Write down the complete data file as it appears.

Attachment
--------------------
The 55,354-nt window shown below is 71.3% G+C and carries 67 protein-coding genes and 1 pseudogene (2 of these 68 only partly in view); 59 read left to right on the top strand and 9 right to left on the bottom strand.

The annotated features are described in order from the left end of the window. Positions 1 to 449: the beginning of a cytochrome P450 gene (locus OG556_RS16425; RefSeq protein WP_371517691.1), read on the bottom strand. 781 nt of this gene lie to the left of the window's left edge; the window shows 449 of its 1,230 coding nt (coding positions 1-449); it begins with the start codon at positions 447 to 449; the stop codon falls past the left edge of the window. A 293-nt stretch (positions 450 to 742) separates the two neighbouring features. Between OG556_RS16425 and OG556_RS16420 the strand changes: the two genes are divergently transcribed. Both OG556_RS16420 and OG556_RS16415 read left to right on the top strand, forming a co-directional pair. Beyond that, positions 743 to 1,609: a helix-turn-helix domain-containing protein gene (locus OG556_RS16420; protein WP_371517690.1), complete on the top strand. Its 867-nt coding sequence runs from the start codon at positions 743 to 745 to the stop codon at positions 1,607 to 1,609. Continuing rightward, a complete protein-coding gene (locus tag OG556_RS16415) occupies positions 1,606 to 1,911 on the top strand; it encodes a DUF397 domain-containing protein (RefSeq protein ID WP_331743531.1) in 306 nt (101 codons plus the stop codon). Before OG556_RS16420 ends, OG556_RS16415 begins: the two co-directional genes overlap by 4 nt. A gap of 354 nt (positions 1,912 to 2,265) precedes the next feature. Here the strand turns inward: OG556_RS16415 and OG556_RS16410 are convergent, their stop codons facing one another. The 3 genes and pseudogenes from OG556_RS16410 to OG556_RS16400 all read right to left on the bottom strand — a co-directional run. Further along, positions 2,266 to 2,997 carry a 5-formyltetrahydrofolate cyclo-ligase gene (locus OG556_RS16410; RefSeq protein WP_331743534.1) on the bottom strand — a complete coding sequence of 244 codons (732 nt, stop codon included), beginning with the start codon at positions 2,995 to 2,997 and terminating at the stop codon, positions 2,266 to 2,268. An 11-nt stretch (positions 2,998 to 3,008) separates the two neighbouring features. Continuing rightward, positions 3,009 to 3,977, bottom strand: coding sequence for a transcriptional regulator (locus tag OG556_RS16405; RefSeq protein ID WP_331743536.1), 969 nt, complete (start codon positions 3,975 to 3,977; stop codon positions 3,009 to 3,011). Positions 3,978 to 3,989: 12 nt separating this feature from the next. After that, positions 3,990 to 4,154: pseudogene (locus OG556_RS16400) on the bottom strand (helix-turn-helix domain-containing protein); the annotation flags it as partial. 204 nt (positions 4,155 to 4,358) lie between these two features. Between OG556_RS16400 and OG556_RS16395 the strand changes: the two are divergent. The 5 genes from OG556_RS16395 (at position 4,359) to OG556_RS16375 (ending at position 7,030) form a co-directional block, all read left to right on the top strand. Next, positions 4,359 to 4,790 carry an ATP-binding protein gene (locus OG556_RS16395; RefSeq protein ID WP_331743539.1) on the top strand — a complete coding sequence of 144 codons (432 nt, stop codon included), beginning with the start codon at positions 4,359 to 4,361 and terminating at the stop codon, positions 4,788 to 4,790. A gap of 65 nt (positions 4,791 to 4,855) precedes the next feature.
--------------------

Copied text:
The 55,354-nt window shown below is 71.3% G+C and carries 67 protein-coding genes and 1 pseudogene (2 of these 68 only partly in view); 59 read left to right on the top strand and 9 right to left on the bottom strand.

The annotated features are described in order from the left end of the window. Positions 1 to 449: the beginning of a cytochrome P450 gene (locus OG556_RS16425; RefSeq protein WP_371517691.1), read on the bottom strand. 781 nt of this gene lie to the left of the window's left edge; the window shows 449 of its 1,230 coding nt (coding positions 1-449); it begins with the start codon at positions 447 to 449; the stop codon falls past the left edge of the window. A 293-nt stretch (positions 450 to 742) separates the two neighbouring features. Between OG556_RS16425 and OG556_RS16420 the strand changes: the two genes are divergently transcribed. Both OG556_RS16420 and OG556_RS16415 read left to right on the top strand, forming a co-directional pair. Beyond that, positions 743 to 1,609: a helix-turn-helix domain-containing protein gene (locus OG556_RS16420; protein WP_371517690.1), complete on the top strand. Its 867-nt coding sequence runs from the start codon at positions 743 to 745 to the stop codon at positions 1,607 to 1,609. Continuing rightward, a complete protein-coding gene (locus tag OG556_RS16415) occupies positions 1,606 to 1,911 on the top strand; it encodes a DUF397 domain-containing protein (RefSeq protein ID WP_331743531.1) in 306 nt (101 codons plus the stop codon). Before OG556_RS16420 ends, OG556_RS16415 begins: the two co-directional genes overlap by 4 nt. A gap of 354 nt (positions 1,912 to 2,265) precedes the next feature. Here the strand turns inward: OG556_RS16415 and OG556_RS16410 are convergent, their stop codons facing one another. The 3 genes and pseudogenes from OG556_RS16410 to OG556_RS16400 all read right to left on the bottom strand — a co-directional run. Further along, positions 2,266 to 2,997 carry a 5-formyltetrahydrofolate cyclo-ligase gene (locus OG556_RS16410; RefSeq protein WP_331743534.1) on the bottom strand — a complete coding sequence of 244 codons (732 nt, stop codon included), beginning with the start codon at positions 2,995 to 2,997 and terminating at the stop codon, positions 2,266 to 2,268. An 11-nt stretch (positions 2,998 to 3,008) separates the two neighbouring features. Continuing rightward, positions 3,009 to 3,977, bottom strand: coding sequence for a transcriptional regulator (locus tag OG556_RS16405; RefSeq protein ID WP_331743536.1), 969 nt, complete (start codon positions 3,975 to 3,977; stop codon positions 3,009 to 3,011). Positions 3,978 to 3,989: 12 nt separating this feature from the next. After that, positions 3,990 to 4,154: pseudogene (locus OG556_RS16400) on the bottom strand (helix-turn-helix domain-containing protein); the annotation flags it as partial. 204 nt (positions 4,155 to 4,358) lie between these two features. Between OG556_RS16400 and OG556_RS16395 the strand changes: the two are divergent. The 5 genes from OG556_RS16395 (at position 4,359) to OG556_RS16375 (ending at position 7,030) form a co-directional block, all read left to right on the top strand. Next, positions 4,359 to 4,790 carry an ATP-binding protein gene (locus OG556_RS16395; RefSeq protein ID WP_331743539.1) on the top strand — a complete coding sequence of 144 codons (432 nt, stop codon included), beginning with the start codon at positions 4,359 to 4,361 and terminating at the stop codon, positions 4,788 to 4,790. A gap of 65 nt (positions 4,791 to 4,855) precedes the next feature.